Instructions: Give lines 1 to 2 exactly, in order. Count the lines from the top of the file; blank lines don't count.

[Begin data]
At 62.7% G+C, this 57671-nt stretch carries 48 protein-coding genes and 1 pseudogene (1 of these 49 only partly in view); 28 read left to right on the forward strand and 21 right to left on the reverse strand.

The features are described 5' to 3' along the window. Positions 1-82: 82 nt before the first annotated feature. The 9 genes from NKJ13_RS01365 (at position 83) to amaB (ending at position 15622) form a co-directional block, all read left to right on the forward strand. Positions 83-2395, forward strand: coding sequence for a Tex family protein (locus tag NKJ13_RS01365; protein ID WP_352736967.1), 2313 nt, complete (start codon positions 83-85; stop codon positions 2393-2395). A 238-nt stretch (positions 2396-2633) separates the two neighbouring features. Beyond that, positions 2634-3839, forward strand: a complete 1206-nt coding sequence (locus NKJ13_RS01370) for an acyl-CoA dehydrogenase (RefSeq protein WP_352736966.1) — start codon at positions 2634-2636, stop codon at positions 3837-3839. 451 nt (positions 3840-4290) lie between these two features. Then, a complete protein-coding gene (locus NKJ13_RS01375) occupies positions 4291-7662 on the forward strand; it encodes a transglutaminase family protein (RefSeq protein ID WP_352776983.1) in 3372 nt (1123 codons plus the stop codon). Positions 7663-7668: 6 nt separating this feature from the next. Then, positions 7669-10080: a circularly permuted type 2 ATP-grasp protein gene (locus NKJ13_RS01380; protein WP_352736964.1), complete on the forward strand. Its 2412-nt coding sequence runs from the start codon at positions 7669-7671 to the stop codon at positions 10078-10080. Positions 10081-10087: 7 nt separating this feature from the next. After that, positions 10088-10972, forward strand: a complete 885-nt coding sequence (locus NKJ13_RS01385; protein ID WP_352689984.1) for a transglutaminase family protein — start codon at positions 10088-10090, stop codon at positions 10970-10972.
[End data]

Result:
At 62.7% G+C, this 57671-nt stretch carries 48 protein-coding genes and 1 pseudogene (1 of these 49 only partly in view); 28 read left to right on the forward strand and 21 right to left on the reverse strand.

The features are described 5' to 3' along the window. Positions 1-82: 82 nt before the first annotated feature. The 9 genes from NKJ13_RS01365 (at position 83) to amaB (ending at position 15622) form a co-directional block, all read left to right on the forward strand. Positions 83-2395, forward strand: coding sequence for a Tex family protein (locus tag NKJ13_RS01365; protein ID WP_352736967.1), 2313 nt, complete (start codon positions 83-85; stop codon positions 2393-2395). A 238-nt stretch (positions 2396-2633) separates the two neighbouring features. Beyond that, positions 2634-3839, forward strand: a complete 1206-nt coding sequence (locus NKJ13_RS01370) for an acyl-CoA dehydrogenase (RefSeq protein WP_352736966.1) — start codon at positions 2634-2636, stop codon at positions 3837-3839. 451 nt (positions 3840-4290) lie between these two features. Then, a complete protein-coding gene (locus NKJ13_RS01375) occupies positions 4291-7662 on the forward strand; it encodes a transglutaminase family protein (RefSeq protein ID WP_352776983.1) in 3372 nt (1123 codons plus the stop codon). Positions 7663-7668: 6 nt separating this feature from the next. Then, positions 7669-10080: a circularly permuted type 2 ATP-grasp protein gene (locus NKJ13_RS01380; protein WP_352736964.1), complete on the forward strand. Its 2412-nt coding sequence runs from the start codon at positions 7669-7671 to the stop codon at positions 10078-10080. Positions 10081-10087: 7 nt separating this feature from the next. After that, positions 10088-10972, forward strand: a complete 885-nt coding sequence (locus NKJ13_RS01385; protein ID WP_352689984.1) for a transglutaminase family protein — start codon at positions 10088-10090, stop codon at positions 10970-10972.